Area Forecast Discussion
Issued by NWS Wilmington, OH

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000 FXUS61 KILN 202017 AFDILN Area Forecast Discussion National Weather Service Wilmington OH 317 PM EST Tue Feb 20 2018 .SYNOPSIS...
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Unseasonably warm conditions will continue into tonight. A cold front will move through the area late tonight through Wednesday, bringing widespread showers and cooler temperatures. An unsettled weather pattern will then persist through the rest of the week as a series of disturbances affect the region.
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&& .NEAR TERM /THROUGH TONIGHT/...
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Isolated shower activity has pushed north of our area with otherwise partly sunny skies across the region. With some sun and in good southerly flow, we are well into record temperature territory this afternoon. Winds have been gusting in the 30-35 knot range through early afternoon, but with the low level jet shifting off to the east, expect to see a gradual decline in the gustiness through the rest of the afternoon before dropping off even more toward sunset. That being said, the winds will stay up across the area enough tonight to keep temperatures from dropping too much ahead of the approaching cold front. This should allow us to set record high min temperatures for this date too. The cold front will push into our northwest late tonight with the bulk of the pcpn along and behind the front. Will therefore mainly just have some chance pops working in from the west later tonight before going categorical in the far west as we get closer to daybreak. Some weak elevated instabilities will be pulled up into at least our southern areas ahead of the front late tonight. This may be enough for a few embedded thunderstorms to develop across our southwest late.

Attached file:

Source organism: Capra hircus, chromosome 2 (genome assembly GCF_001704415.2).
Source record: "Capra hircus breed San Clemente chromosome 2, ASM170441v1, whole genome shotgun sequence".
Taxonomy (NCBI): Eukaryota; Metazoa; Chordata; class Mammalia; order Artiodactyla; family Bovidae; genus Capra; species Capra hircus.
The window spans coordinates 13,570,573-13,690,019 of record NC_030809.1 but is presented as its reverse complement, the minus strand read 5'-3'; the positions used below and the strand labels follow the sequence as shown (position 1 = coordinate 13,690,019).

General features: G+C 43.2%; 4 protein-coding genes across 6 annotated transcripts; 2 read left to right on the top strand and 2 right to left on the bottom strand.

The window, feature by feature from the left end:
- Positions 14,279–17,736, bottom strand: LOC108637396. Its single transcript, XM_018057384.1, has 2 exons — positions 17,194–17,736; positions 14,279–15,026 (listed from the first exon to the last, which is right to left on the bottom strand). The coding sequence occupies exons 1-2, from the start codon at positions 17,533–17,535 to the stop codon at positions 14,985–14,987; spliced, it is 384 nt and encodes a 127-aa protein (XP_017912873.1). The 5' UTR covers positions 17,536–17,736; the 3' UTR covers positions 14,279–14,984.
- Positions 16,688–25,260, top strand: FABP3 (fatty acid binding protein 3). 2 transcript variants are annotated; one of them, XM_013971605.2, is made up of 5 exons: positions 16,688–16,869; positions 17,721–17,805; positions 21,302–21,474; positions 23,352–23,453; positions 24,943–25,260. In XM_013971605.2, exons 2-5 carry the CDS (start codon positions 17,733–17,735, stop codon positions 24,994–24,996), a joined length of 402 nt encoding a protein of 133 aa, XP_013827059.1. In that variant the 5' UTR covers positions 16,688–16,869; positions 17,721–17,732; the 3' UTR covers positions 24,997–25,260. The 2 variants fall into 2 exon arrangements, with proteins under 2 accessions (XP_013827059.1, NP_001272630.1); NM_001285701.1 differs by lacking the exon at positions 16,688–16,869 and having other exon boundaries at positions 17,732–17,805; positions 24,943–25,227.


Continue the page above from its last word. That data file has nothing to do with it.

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&& .SHORT TERM /WEDNESDAY THROUGH WEDNESDAY NIGHT/...
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The cold front will continue to push southeast across the area Wednesday morning and should be southeast of our area by early afternoon. With a narrow ribbon of elevated instabilities remaining just ahead of the front, will continue with an isolated thunderstorm across the southeast through the morning hours. Otherwise, fairly widespread shower activity is expected through much of the day and into Wednesday night as a series of additional waves work east along the cold front that will stall out to our south. As we get on the backside of the front and into some CAA, temperatures will drop off through the day on Wednesday. This will eventually allow for some below freezing temperatures to possibly work into our north later Wednesday night. There are some disagreements in the models as to how far south this will get though with the 12Z ECMWF not as aggressive with the cold air. As a result, ptype may become an issue Wednesday night as the colder air at the surface undercuts the warmer air aloft. This could lead to some freezing rain across parts of our north, primarily north of the I-70 corridor but confidence is not terribly high given some of the model discrepancies. Considered going with a flood watch to match up with our western neighbors but with the models generally showing a weakening QPF footprint across our area with the front tonight into Wednesday, think we will be okay flood wise through this first round. Later shifts can then try and pinpoint where/if a flood watch will be needed for the additional rounds of pcpn later in the week.